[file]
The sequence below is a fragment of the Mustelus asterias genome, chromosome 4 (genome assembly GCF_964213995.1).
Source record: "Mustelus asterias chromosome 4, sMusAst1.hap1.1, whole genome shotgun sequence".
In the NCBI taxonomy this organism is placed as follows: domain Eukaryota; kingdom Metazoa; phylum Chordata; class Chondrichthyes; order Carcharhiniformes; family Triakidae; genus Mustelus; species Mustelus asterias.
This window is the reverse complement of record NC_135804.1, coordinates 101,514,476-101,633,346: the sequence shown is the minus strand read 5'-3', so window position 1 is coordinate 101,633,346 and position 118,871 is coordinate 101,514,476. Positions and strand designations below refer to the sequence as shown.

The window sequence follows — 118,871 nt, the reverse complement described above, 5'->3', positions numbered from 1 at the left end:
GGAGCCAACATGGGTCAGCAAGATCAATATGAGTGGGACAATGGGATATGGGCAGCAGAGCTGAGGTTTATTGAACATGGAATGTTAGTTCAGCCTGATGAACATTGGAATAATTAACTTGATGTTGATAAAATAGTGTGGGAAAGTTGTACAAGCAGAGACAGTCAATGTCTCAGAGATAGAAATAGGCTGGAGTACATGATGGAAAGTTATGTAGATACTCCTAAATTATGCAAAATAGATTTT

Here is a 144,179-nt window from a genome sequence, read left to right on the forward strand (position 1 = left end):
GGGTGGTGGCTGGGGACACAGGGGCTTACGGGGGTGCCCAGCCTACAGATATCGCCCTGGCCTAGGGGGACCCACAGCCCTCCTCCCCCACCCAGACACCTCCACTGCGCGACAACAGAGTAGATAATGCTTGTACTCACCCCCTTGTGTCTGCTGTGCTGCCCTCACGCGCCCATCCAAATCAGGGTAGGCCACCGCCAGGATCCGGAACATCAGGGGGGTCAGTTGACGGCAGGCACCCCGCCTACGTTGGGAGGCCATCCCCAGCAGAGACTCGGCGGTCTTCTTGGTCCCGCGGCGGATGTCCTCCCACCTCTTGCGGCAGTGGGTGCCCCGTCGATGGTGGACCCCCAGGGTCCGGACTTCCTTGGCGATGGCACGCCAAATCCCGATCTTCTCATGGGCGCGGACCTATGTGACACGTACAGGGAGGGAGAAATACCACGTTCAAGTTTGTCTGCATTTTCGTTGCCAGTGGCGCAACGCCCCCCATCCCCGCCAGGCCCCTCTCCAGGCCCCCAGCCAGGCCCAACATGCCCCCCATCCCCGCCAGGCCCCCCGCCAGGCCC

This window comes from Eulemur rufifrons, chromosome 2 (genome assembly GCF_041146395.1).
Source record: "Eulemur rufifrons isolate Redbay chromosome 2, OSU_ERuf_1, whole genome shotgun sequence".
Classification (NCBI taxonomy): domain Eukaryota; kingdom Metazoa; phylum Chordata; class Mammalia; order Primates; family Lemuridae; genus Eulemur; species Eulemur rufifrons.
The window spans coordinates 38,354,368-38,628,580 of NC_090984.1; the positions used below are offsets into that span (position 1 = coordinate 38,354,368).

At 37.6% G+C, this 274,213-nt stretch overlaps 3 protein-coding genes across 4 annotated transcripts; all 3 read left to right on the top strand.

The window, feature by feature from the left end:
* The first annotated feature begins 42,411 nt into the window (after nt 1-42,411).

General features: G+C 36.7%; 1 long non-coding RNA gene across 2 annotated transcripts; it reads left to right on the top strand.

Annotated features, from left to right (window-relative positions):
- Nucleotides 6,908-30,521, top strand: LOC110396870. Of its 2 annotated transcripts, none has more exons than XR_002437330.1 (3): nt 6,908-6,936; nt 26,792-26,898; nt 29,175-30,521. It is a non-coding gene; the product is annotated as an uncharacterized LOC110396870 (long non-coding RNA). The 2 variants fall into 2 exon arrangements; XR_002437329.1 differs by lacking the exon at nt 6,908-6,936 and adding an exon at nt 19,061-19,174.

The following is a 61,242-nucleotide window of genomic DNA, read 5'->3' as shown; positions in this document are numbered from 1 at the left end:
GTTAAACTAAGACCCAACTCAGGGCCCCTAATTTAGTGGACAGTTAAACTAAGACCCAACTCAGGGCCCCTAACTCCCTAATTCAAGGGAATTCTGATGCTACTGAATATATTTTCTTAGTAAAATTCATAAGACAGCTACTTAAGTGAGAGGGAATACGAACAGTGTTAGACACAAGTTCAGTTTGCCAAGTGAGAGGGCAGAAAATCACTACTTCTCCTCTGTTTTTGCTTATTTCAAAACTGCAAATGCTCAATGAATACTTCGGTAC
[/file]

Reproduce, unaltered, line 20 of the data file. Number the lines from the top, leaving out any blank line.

GTTAAACTAAGACCCAACTCAGGGCCCCTAATTTAGTGGACAGTTAAACTAAGACCCAACTCAGGGCCCCTAACTCCCTAATTCAAGGGAATTCTGATGCTACTGAATATATTTTCTTAGTAAAATTCATAAGACAGCTACTTAAGTGAGAGGGAATACGAACAGTGTTAGACACAAGTTCAGTTTGCCAAGTGAGAGGGCAGAAAATCACTACTTCTCCTCTGTTTTTGCTTATTTCAAAACTGCAAATGCTCAATGAATACTTCGGTAC